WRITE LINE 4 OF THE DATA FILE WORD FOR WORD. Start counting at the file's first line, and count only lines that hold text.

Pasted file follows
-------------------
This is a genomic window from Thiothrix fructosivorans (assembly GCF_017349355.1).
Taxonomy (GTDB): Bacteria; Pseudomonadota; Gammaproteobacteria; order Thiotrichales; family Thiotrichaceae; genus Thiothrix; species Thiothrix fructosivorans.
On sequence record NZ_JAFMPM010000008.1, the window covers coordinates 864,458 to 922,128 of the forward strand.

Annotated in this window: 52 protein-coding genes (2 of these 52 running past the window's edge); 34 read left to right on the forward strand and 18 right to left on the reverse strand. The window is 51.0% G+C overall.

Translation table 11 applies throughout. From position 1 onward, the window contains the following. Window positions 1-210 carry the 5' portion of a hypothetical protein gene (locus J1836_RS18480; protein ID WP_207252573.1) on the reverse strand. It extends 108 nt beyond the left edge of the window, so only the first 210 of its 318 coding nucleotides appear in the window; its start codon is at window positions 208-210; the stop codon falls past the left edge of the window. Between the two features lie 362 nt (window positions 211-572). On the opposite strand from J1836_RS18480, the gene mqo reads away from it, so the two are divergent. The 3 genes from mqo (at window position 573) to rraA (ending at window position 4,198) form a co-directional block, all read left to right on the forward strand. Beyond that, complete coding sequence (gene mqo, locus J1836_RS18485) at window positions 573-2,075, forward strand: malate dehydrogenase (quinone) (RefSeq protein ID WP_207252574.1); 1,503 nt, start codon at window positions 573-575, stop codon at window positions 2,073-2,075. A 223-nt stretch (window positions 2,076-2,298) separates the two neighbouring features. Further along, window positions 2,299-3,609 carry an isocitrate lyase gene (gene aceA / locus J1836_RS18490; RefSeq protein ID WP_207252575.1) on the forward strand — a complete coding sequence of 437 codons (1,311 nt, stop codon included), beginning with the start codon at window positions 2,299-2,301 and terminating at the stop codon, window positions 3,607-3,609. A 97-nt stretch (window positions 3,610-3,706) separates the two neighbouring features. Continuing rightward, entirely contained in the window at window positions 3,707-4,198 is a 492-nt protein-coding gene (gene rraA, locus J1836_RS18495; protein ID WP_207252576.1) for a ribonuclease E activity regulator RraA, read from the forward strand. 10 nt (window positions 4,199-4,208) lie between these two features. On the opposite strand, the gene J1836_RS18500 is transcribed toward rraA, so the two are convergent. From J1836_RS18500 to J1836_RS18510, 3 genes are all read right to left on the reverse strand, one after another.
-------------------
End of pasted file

Annotated in this window: 52 protein-coding genes (2 of these 52 running past the window's edge); 34 read left to right on the forward strand and 18 right to left on the reverse strand. The window is 51.0% G+C overall.